Lone wolf terrorists tend to have less formal organizational capabilities and training than organized terrorists. Events which caused mass causalities like the 9/11 bombings require more careful planning and coordination that one individual (particularly a mentally unhinged individual) is likely to be capable of; also, organized terrorists have financial resources that lone wolf terrorists do not possess, either from selling money through the drug trade, wealthy radical backers, or other means. Thus it would seem that lone wolves are less likely to precipitate actions with mass causalities. However, they can still be quite deadly as in the case of "Nidal Malik Hasan in the United States, who killed many of his fellow soldiers after opening fire at a military base" (Thompson 2013). The problem with lone wolf terrorists is that their motives may be so shadowy and their logic so twisted it is difficult to anticipate their actions or predict where they will strike. Or, in the case of Hasan, they may be a case of an insider whose disaffection with the organization gradually spills over
Social Marketing Plan
Stop Crime, Be a Human first
Historically, South Africa was colonized under a brutish Apartheid system where there was a clear distinction in South Africa between the various divisions of the population before 1991. These racial categorizations were the Africans (black), Asians, the Coloreds and the Whites. This law has long been abolished but the majority of the South Africans still view each other along these racial lines (U.S. Department of state, 2011). It is estimated that the population of South Africa is 49.9 million people of whom the black Africans make up the 79.4% of the population and are also divided into various ethnic groups. The whites take up 9.2% while the Indian/Asians make up 2.6% of the total population and 8.8% being the coloreds (SouthAfrica.info, 2011).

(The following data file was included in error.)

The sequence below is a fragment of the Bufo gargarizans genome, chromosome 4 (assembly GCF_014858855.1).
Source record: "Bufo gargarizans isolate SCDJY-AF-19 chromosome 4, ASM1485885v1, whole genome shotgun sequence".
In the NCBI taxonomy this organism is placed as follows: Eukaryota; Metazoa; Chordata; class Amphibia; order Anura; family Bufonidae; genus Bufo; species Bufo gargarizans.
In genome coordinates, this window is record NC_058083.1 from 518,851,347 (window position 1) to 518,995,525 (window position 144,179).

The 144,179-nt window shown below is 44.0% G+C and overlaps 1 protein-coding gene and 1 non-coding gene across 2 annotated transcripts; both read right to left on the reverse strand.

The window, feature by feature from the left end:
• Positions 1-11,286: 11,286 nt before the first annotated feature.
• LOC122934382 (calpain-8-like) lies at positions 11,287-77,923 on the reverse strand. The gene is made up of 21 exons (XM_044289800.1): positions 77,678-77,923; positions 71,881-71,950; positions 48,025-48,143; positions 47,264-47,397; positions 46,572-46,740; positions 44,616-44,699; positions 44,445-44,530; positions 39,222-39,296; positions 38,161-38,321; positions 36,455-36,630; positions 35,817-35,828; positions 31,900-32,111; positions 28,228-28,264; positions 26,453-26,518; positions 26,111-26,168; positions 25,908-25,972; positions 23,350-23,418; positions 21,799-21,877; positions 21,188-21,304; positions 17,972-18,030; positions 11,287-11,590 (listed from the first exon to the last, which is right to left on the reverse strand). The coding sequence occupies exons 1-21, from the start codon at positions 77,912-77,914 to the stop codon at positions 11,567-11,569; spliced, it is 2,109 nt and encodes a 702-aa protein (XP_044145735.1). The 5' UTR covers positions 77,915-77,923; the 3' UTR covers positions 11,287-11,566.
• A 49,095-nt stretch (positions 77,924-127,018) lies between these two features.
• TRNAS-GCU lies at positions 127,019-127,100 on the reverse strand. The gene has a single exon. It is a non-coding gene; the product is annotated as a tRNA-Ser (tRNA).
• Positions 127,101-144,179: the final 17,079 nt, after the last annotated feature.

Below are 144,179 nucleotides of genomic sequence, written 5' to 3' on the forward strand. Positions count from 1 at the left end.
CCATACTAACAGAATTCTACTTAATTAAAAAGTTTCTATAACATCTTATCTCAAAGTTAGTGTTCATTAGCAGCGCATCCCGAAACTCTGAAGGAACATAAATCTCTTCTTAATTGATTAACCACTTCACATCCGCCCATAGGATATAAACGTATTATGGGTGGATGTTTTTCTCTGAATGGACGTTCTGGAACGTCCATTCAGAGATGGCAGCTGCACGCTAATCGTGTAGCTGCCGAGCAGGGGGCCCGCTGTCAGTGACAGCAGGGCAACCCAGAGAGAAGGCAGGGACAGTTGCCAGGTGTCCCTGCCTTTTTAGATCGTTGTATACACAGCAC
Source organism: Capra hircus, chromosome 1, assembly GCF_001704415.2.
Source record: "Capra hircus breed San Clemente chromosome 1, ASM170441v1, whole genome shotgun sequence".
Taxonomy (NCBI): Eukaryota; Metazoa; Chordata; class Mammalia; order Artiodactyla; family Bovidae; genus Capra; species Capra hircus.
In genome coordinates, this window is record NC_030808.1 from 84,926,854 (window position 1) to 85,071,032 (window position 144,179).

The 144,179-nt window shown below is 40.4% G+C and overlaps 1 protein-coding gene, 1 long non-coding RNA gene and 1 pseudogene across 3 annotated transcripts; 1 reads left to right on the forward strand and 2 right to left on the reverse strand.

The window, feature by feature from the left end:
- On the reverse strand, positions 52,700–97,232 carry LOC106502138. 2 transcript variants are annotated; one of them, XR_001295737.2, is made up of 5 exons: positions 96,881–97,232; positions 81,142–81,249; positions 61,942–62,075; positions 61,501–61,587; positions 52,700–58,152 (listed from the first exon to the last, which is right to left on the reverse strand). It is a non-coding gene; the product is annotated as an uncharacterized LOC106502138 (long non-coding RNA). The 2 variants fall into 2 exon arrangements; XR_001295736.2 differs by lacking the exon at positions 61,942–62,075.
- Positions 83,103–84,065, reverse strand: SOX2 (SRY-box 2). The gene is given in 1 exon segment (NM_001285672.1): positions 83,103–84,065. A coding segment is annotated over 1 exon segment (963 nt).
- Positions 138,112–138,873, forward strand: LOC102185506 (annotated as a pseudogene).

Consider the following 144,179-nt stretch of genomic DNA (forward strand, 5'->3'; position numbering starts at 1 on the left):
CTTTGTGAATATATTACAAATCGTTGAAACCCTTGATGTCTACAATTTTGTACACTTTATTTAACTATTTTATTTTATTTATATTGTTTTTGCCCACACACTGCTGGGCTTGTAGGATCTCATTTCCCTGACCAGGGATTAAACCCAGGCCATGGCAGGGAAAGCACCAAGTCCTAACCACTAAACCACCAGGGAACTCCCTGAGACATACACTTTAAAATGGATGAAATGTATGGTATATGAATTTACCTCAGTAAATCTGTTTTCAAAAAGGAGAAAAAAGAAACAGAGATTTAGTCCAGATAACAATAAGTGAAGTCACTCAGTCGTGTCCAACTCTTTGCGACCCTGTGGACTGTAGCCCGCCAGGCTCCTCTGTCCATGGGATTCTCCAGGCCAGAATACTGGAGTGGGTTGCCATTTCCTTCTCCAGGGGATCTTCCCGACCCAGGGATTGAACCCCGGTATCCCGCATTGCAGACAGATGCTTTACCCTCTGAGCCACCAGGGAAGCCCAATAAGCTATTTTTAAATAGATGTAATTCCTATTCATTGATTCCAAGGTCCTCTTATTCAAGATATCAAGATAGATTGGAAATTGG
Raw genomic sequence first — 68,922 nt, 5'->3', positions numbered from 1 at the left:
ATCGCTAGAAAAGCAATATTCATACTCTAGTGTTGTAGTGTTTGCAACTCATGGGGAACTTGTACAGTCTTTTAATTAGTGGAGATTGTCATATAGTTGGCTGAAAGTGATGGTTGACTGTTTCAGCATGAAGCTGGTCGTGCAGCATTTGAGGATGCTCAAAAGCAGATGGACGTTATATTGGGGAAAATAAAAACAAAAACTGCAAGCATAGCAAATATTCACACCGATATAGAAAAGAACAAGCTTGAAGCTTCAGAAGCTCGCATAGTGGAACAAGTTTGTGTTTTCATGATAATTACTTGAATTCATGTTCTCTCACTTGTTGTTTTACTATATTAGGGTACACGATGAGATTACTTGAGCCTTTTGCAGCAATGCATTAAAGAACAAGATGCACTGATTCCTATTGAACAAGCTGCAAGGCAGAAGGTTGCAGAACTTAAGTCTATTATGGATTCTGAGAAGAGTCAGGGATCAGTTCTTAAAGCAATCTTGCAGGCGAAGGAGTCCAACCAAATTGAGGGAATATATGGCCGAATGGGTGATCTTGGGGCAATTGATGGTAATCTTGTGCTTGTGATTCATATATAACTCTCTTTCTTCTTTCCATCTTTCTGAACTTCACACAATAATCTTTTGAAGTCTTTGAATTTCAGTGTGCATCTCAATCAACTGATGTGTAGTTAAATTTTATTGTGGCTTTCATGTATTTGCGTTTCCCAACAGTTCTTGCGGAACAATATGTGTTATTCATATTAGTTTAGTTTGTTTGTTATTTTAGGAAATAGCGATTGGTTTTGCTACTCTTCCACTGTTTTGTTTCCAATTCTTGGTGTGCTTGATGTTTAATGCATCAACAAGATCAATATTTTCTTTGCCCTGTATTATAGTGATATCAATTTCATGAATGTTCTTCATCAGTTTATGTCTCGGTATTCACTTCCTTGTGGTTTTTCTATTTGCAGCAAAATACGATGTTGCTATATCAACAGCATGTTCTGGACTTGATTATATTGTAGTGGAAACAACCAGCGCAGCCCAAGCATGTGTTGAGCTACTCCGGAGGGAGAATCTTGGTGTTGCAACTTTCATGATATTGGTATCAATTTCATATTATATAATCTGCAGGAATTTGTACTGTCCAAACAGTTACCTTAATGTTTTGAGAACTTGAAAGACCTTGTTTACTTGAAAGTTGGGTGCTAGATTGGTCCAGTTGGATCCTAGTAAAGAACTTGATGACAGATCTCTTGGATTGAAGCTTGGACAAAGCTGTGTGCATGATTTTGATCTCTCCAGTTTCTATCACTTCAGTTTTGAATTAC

According to Beggs et.al, (2001) there is a wide disparity between the blacks and the whites holding white collar…
SouthAfrica.info, (2011). South Africa's population. Available at http://www.southafrica.info/about/people/population.htm (Accessed 18 May 2011)
BBC (2003). Xenophobia in South Africa. Available at http://news.bbc.co.uk/2/hi/africa/3153461.stm (Accessed 18 May 2011)
Beggs, John J., and Wayne J. Villemez. (2001). Regional Labor Markets. Sourcebook of Labor
Markets: Evolving Structures and Processes, edited by Ivar Berg and Arne L. Kalleberg. Kluwer Academic/Plenum Publishers, New York. (503-29).
Social Media: Privacy and Free Speech
Although social media has its conveniences, there are definitely some scenarios whereby one may find it difficult to engage their intended audience. This is more so the case in those instances where the message being passed on is confidential. While there are questions I would have no problem posting on an organization's social media platform, there are definitely some queries I would prefer to have addressed via the traditional mediums like emails or phone calls. Such queries would most definitely be of a private nature. One of the key weaknesses of social media systems is their lack of privacy. Messages sent could be viewed by thousands of people and circulated widely within a matter of minutes. This is unlike is the case with an email message whose only viewers are the sender and the recipient. With social media communications, 'Big Brother' is always watching.…
Mazie, S.V. (2015). American Justice 2015: The Dramatic Tenth Term of the Roberts Court. Philadelphia, PA: University of Pennsylvania Press